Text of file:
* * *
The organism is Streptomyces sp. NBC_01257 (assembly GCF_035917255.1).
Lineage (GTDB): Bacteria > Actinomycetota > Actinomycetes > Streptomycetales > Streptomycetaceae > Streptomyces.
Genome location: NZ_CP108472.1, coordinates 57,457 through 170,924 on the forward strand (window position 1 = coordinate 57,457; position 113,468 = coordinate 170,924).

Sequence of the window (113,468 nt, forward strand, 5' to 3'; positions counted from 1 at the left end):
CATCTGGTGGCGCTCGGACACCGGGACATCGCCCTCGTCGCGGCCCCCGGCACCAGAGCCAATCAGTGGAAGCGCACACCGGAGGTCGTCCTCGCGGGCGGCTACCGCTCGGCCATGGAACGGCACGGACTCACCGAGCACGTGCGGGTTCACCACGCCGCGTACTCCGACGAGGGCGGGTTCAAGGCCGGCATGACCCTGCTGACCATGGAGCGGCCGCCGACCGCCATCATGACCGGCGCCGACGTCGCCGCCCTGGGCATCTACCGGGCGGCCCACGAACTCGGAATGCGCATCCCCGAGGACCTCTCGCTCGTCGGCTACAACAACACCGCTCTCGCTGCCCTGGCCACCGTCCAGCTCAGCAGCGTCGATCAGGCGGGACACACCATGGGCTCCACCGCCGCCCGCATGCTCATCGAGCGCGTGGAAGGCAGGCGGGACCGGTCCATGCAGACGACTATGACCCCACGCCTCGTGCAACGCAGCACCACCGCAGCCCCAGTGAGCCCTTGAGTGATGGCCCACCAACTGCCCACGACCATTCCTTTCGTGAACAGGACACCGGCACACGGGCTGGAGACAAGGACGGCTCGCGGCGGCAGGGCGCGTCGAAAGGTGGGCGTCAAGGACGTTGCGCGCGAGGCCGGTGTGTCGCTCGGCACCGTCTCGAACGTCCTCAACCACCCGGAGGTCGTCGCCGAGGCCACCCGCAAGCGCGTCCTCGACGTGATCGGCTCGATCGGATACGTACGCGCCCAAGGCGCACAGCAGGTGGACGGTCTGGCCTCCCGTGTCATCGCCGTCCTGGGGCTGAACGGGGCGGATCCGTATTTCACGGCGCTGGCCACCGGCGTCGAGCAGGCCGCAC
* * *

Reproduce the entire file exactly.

The organism is Streptomyces sp. NBC_01257 (assembly GCF_035917255.1).
Lineage (GTDB): Bacteria > Actinomycetota > Actinomycetes > Streptomycetales > Streptomycetaceae > Streptomyces.
Genome location: NZ_CP108472.1, coordinates 57,457 through 170,924 on the forward strand (window position 1 = coordinate 57,457; position 113,468 = coordinate 170,924).

Sequence of the window (113,468 nt, forward strand, 5' to 3'; positions counted from 1 at the left end):
CATCTGGTGGCGCTCGGACACCGGGACATCGCCCTCGTCGCGGCCCCCGGCACCAGAGCCAATCAGTGGAAGCGCACACCGGAGGTCGTCCTCGCGGGCGGCTACCGCTCGGCCATGGAACGGCACGGACTCACCGAGCACGTGCGGGTTCACCACGCCGCGTACTCCGACGAGGGCGGGTTCAAGGCCGGCATGACCCTGCTGACCATGGAGCGGCCGCCGACCGCCATCATGACCGGCGCCGACGTCGCCGCCCTGGGCATCTACCGGGCGGCCCACGAACTCGGAATGCGCATCCCCGAGGACCTCTCGCTCGTCGGCTACAACAACACCGCTCTCGCTGCCCTGGCCACCGTCCAGCTCAGCAGCGTCGATCAGGCGGGACACACCATGGGCTCCACCGCCGCCCGCATGCTCATCGAGCGCGTGGAAGGCAGGCGGGACCGGTCCATGCAGACGACTATGACCCCACGCCTCGTGCAACGCAGCACCACCGCAGCCCCAGTGAGCCCTTGAGTGATGGCCCACCAACTGCCCACGACCATTCCTTTCGTGAACAGGACACCGGCACACGGGCTGGAGACAAGGACGGCTCGCGGCGGCAGGGCGCGTCGAAAGGTGGGCGTCAAGGACGTTGCGCGCGAGGCCGGTGTGTCGCTCGGCACCGTCTCGAACGTCCTCAACCACCCGGAGGTCGTCGCCGAGGCCACCCGCAAGCGCGTCCTCGACGTGATCGGCTCGATCGGATACGTACGCGCCCAAGGCGCACAGCAGGTGGACGGTCTGGCCTCCCGTGTCATCGCCGTCCTGGGGCTGAACGGGGCGGATCCGTATTTCACGGCGCTGGCCACCGGCGTCGAGCAGGCCGCAC